Water and Sustainable Development
Panorama
BPA (Bisphenol A): Our Stolen Future?
Mind Over Matter
Counselling Centre Launches Spring Events
News Update
Phytoremediation for
Diesel-contaminated
Soils of Oman
Department of Public
Relations and Information
Issue 311
View Point
We Have a Lot to Learn
Mohamed Salem Al Ghailani
Editorial Supervision
Santhosh Muthalath
Senior Editor
Sara Al Gheilani
Nasebah Al Muharrami
Translation
Ahlam Al Wahaibi
Design & Layout
Photography Dept., CET
Photography
Salim Al Sudairi
Circulation
SQU-info
What you learned is important. It is more important to learn how
to learn and keep learning, because things change so rapidly, and
knowledge can get out-of-date very quickly. In this context, we have
to think if the particular expertise that we acquire remain relevant
and put us at an advantage in the real world. There is, of course a
real distinction between degrees and education. There are ongoing
discussions that degrees may not be as important as they used to be.
However, one thing is certain: education, or the ongoing process of
discovery, is absolutely essential. Becoming an expert in a field of
study is and will continue to be important only if you keep learning.
Therefore becoming an expert at learning is invaluable.
“Knowledge” is not a static commodity that one can go out and acquire once and store up in a shelf for later use. Such a knowledge is
neither useful nor sustainable. Instead, we need a perpetual state
of learning, of taking in all the new information that’s coming our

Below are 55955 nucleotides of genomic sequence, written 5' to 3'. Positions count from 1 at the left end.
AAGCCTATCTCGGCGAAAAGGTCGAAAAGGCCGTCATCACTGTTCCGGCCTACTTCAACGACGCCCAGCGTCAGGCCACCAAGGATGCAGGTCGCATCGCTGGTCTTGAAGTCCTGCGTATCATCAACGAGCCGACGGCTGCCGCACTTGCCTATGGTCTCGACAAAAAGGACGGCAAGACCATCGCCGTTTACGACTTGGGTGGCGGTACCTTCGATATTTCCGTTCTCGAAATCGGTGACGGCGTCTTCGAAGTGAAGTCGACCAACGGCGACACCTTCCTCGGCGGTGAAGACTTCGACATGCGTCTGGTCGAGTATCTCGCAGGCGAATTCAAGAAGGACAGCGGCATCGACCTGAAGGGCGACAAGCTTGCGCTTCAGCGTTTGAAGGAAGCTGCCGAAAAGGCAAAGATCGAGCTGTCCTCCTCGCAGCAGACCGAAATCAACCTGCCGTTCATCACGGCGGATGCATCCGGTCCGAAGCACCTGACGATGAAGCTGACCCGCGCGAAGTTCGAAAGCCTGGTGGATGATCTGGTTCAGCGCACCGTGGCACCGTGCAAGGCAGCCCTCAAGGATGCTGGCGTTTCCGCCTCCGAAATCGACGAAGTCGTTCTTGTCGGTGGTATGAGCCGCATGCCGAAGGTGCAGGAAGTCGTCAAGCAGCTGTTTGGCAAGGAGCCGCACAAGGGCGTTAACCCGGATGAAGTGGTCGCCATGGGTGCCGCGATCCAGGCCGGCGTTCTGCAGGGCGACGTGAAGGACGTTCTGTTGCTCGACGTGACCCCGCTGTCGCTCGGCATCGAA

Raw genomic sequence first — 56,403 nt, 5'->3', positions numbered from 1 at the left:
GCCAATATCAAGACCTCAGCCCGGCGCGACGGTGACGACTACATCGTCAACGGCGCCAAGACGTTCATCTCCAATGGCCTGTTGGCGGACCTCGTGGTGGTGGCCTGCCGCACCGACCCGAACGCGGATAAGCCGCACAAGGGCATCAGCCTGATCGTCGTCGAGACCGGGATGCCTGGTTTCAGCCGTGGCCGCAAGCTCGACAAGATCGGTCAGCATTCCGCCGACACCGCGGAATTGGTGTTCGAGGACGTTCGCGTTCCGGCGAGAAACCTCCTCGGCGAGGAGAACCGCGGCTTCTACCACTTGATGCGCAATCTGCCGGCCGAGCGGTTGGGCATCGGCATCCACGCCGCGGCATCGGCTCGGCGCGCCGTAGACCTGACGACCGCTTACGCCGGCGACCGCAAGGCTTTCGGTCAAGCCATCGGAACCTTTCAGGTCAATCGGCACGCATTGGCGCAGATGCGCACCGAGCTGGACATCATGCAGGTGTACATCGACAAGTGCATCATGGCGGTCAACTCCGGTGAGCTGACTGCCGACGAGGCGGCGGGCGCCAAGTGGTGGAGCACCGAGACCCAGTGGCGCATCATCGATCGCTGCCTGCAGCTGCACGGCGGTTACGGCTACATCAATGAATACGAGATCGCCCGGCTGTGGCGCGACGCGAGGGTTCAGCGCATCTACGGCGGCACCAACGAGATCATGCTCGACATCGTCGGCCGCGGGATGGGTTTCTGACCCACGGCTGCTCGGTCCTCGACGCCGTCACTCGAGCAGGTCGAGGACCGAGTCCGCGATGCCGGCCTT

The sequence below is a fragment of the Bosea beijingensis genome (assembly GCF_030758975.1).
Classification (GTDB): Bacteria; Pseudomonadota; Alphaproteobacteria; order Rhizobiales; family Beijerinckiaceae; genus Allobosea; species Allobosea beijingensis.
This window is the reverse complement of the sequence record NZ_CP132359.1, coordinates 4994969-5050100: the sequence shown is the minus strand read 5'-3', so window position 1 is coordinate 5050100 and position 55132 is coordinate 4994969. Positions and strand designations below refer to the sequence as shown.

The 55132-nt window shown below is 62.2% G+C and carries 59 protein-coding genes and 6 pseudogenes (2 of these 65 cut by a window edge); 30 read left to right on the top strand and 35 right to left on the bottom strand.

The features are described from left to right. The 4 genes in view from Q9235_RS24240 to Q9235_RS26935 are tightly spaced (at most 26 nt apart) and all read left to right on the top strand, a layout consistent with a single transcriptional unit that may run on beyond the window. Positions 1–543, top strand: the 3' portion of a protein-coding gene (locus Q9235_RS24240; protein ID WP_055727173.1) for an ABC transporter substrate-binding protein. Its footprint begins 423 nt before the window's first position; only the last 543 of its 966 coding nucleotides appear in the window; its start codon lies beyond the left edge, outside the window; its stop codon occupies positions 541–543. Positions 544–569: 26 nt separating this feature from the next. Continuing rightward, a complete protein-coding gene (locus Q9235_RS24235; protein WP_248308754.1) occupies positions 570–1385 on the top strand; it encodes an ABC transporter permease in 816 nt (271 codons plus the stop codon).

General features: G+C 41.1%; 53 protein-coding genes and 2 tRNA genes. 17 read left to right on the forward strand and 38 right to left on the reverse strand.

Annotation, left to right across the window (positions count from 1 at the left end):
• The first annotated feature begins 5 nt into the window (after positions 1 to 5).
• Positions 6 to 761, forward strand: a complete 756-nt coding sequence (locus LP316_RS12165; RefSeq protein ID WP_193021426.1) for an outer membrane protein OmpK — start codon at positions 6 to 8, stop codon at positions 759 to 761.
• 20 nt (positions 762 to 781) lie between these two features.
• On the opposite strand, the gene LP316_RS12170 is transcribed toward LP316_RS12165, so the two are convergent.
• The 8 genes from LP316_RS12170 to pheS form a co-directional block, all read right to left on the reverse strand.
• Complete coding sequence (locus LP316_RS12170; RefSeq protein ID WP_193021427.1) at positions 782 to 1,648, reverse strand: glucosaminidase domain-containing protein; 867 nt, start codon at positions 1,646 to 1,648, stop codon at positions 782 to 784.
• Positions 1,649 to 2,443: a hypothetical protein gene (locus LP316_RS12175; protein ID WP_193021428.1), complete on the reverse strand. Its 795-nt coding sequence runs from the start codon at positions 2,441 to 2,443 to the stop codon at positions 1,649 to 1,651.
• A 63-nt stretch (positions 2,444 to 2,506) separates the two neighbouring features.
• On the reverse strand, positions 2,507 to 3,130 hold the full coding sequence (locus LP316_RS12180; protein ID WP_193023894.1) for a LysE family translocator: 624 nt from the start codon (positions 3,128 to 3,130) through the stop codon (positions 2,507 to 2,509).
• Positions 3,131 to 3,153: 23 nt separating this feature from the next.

way, and using it to increase our understanding, which allows us to
drive innovation. The most valuable kind of learning you can do is
to learn how to adapt and innovate, not to memorize but to contribute, not to consume but to create.
The future of education will be driven to a large extent by mobile
technology, so learning will certainly be digital, but it’s no longer
limited to a “digital classroom” as we define it today. Instead, it is
both contained and uncontained. Education exists anywhere there
are curious people who are networked and eager to learn and contribute. It is a two-way street that enhances collaboration and enables both real and virtual lectures by the world’s best and two-way
conversations. It’s all devouring. It doesn’t limit itself to a course
syllabus but modulates the lessons to suit the demands of the day.
In our rapidly transforming world, learning is still paramount, but
the old trappings of education perhaps matter less. The notion of
the school is getting unraveled, expanded, rebooted, and integrated
much more with real endeavors in the real world. And we all have
a lot to learn.
@SQU-info
Horizon invites contributions from SQU members of staff and faculty. Contributions in the form of
articles, news, travelogues, stories of unique and interesting experiences, encounters, etc., are welcome. Contributions may be edited for the sake of clarity and length. Please send your contributions
to [email protected] preferably, as MSWord attachments. Authors will be suitably credited.
The views and opinions expressed in the articles published in this newsletter are those of the authors
and are not to be construed as the official views of the publication. Horizon is published three times a
month by the Department of Public Relations and Information, Sultan Qaboos University, P.O. Box 50,
P.C. 123, Muscat, Sultanate of Oman.
Phone: +968 24141045
E-mail: [email protected]
30 March 2015
P2
Fax: +968 24413 391
Website: www.squ.edu.om
News UpCounselling Centre Launches
Spring Events
The Student Counseling Center of Sultan Qaboos University launched its
spring events, the aim of which is to enhance the skills of individuals in
dealing with academic challenges, social and personal developments. The